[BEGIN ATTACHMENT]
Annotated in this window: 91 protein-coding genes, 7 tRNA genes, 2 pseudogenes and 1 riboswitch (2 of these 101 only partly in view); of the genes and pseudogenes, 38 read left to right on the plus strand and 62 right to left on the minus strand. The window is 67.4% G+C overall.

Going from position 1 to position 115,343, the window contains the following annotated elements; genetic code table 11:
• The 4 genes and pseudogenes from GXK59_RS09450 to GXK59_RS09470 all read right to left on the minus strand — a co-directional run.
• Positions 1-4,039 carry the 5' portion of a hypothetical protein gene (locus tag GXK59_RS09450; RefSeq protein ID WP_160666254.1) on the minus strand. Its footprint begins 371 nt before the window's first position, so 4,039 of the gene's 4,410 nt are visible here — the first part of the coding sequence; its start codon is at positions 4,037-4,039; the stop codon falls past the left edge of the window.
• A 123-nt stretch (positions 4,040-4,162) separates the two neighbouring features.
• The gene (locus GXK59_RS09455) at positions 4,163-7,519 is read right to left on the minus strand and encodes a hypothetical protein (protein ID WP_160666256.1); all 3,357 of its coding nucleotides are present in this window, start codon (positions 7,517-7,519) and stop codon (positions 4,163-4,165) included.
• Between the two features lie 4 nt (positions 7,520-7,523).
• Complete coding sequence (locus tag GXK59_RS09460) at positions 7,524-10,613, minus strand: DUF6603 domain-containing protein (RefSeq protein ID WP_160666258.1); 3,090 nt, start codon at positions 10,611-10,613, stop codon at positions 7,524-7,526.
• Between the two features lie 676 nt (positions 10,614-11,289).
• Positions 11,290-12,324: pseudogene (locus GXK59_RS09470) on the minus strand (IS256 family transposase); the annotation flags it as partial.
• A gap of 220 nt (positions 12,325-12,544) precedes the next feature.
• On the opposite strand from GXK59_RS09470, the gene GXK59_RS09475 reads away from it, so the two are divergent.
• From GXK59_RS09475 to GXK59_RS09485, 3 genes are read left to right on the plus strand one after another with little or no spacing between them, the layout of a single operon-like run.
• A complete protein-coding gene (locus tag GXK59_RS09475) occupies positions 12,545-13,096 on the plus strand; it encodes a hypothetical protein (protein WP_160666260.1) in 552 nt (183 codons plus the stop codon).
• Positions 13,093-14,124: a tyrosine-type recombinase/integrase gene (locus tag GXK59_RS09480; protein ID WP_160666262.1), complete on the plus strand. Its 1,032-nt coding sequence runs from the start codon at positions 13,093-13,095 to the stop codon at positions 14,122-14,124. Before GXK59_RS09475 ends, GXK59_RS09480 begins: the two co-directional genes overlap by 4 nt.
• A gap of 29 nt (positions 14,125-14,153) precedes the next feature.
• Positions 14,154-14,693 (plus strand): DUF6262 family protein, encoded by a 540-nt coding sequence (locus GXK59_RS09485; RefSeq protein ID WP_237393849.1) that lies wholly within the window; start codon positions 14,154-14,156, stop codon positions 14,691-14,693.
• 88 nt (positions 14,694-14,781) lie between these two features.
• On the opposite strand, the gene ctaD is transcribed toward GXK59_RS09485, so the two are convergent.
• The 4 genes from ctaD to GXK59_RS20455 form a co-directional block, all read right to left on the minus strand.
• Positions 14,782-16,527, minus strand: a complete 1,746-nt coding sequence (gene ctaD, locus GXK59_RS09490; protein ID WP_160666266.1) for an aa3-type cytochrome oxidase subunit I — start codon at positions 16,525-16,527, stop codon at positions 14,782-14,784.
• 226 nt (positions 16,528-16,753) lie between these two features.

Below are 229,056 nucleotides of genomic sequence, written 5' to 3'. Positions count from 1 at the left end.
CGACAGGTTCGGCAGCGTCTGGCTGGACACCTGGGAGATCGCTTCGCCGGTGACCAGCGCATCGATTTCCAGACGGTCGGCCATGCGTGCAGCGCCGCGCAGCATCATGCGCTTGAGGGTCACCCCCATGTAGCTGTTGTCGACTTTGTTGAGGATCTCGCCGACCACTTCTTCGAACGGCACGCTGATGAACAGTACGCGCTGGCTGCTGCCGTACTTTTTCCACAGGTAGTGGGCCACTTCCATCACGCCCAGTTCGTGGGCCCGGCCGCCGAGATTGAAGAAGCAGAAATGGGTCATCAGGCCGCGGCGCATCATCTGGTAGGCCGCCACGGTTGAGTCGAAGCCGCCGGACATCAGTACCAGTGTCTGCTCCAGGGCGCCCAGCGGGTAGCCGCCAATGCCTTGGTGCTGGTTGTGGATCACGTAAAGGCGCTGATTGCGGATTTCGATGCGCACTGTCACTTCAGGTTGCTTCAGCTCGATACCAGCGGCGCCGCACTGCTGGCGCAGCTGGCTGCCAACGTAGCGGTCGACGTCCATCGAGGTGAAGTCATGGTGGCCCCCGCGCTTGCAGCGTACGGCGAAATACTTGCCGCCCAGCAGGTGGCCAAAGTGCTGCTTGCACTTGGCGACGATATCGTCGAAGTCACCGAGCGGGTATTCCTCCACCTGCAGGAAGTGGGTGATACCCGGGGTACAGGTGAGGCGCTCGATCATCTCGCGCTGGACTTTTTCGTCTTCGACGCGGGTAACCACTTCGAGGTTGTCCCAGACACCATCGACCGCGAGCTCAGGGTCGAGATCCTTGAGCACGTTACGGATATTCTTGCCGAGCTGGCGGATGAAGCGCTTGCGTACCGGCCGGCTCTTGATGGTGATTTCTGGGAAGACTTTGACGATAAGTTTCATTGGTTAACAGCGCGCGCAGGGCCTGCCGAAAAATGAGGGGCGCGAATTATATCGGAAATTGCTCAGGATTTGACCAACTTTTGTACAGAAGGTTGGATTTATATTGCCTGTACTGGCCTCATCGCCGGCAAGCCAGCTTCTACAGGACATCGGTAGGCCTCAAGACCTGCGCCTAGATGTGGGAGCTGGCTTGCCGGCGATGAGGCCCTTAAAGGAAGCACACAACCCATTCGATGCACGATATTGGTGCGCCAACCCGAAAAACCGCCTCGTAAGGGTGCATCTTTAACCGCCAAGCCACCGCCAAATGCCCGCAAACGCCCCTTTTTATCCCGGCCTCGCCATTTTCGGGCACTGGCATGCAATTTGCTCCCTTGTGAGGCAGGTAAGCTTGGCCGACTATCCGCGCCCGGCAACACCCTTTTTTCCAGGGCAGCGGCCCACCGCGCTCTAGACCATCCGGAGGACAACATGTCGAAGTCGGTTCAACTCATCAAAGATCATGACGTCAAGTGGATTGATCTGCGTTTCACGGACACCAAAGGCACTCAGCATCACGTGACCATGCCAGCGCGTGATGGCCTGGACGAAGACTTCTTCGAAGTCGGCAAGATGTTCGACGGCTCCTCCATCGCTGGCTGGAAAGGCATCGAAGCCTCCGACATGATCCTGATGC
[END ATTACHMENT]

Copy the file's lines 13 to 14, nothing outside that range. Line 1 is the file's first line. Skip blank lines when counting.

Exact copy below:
• From GXK59_RS09475 to GXK59_RS09485, 3 genes are read left to right on the plus strand one after another with little or no spacing between them, the layout of a single operon-like run.
• A complete protein-coding gene (locus tag GXK59_RS09475) occupies positions 12,545-13,096 on the plus strand; it encodes a hypothetical protein (protein WP_160666260.1) in 552 nt (183 codons plus the stop codon).